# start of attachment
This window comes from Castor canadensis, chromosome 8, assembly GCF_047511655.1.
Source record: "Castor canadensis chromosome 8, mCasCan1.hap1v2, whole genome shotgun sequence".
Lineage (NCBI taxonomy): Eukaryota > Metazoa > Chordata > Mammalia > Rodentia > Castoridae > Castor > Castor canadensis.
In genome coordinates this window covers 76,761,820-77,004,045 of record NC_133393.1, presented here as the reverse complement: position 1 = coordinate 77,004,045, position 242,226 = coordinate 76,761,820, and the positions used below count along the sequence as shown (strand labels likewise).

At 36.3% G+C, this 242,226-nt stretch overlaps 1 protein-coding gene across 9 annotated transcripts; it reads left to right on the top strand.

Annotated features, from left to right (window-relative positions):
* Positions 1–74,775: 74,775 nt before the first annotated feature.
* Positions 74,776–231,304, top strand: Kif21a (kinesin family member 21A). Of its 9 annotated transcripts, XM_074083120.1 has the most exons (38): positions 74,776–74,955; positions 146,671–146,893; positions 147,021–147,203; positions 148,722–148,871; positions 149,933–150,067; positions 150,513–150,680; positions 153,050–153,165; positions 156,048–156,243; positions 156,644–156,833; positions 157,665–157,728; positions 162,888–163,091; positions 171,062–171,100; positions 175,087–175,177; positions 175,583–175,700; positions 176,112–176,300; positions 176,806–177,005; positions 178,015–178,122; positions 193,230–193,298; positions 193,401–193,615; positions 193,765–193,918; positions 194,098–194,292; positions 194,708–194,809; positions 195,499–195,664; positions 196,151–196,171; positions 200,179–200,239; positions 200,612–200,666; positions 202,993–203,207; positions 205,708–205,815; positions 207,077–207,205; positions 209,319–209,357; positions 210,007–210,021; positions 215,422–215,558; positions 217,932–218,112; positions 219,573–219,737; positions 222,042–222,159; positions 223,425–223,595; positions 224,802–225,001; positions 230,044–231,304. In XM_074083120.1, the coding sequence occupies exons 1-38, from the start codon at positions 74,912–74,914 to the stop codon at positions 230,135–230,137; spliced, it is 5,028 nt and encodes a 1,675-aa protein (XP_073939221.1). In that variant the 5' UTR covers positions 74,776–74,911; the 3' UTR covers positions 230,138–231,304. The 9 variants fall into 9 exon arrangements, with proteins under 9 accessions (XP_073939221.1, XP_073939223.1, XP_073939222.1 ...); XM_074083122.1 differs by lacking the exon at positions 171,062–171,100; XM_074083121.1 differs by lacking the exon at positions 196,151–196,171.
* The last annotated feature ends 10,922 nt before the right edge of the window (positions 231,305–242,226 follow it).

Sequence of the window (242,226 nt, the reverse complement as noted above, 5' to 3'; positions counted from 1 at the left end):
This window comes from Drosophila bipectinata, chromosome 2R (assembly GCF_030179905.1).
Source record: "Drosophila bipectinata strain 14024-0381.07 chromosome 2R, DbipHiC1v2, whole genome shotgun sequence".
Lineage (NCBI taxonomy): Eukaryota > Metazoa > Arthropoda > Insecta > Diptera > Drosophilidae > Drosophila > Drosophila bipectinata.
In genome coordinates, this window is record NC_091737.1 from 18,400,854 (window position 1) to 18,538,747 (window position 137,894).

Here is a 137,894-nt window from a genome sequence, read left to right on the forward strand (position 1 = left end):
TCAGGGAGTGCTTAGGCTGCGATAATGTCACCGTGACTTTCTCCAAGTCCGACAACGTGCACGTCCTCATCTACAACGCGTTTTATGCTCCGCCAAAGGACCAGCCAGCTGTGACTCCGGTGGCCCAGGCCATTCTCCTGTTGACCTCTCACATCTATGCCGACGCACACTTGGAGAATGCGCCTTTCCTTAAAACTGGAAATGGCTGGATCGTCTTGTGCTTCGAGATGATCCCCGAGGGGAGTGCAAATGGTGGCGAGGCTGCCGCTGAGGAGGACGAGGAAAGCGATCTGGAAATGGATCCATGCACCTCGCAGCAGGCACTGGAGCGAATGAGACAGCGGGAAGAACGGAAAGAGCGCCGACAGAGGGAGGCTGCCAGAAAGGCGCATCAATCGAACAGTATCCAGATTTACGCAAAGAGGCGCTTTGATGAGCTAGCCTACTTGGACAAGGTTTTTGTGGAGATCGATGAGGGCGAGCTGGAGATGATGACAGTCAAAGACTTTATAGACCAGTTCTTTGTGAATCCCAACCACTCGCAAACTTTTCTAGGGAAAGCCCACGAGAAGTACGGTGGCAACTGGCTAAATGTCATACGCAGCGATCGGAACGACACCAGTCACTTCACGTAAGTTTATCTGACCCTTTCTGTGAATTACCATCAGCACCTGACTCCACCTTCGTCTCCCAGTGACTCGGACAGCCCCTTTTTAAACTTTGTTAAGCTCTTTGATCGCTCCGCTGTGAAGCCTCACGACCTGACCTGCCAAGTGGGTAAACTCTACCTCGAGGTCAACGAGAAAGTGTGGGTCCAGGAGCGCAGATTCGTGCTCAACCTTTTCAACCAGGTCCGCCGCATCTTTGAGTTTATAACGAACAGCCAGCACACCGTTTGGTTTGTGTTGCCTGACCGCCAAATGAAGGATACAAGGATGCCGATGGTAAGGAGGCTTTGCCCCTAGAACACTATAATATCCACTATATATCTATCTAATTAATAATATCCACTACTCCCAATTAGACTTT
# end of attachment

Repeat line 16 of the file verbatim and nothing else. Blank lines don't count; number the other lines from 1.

TCAGGGAGTGCTTAGGCTGCGATAATGTCACCGTGACTTTCTCCAAGTCCGACAACGTGCACGTCCTCATCTACAACGCGTTTTATGCTCCGCCAAAGGACCAGCCAGCTGTGACTCCGGTGGCCCAGGCCATTCTCCTGTTGACCTCTCACATCTATGCCGACGCACACTTGGAGAATGCGCCTTTCCTTAAAACTGGAAATGGCTGGATCGTCTTGTGCTTCGAGATGATCCCCGAGGGGAGTGCAAATGGTGGCGAGGCTGCCGCTGAGGAGGACGAGGAAAGCGATCTGGAAATGGATCCATGCACCTCGCAGCAGGCACTGGAGCGAATGAGACAGCGGGAAGAACGGAAAGAGCGCCGACAGAGGGAGGCTGCCAGAAAGGCGCATCAATCGAACAGTATCCAGATTTACGCAAAGAGGCGCTTTGATGAGCTAGCCTACTTGGACAAGGTTTTTGTGGAGATCGATGAGGGCGAGCTGGAGATGATGACAGTCAAAGACTTTATAGACCAGTTCTTTGTGAATCCCAACCACTCGCAAACTTTTCTAGGGAAAGCCCACGAGAAGTACGGTGGCAACTGGCTAAATGTCATACGCAGCGATCGGAACGACACCAGTCACTTCACGTAAGTTTATCTGACCCTTTCTGTGAATTACCATCAGCACCTGACTCCACCTTCGTCTCCCAGTGACTCGGACAGCCCCTTTTTAAACTTTGTTAAGCTCTTTGATCGCTCCGCTGTGAAGCCTCACGACCTGACCTGCCAAGTGGGTAAACTCTACCTCGAGGTCAACGAGAAAGTGTGGGTCCAGGAGCGCAGATTCGTGCTCAACCTTTTCAACCAGGTCCGCCGCATCTTTGAGTTTATAACGAACAGCCAGCACACCGTTTGGTTTGTGTTGCCTGACCGCCAAATGAAGGATACAAGGATGCCGATGGTAAGGAGGCTTTGCCCCTAGAACACTATAATATCCACTATATATCTATCTAATTAATAATATCCACTACTCCCAATTAGACTTT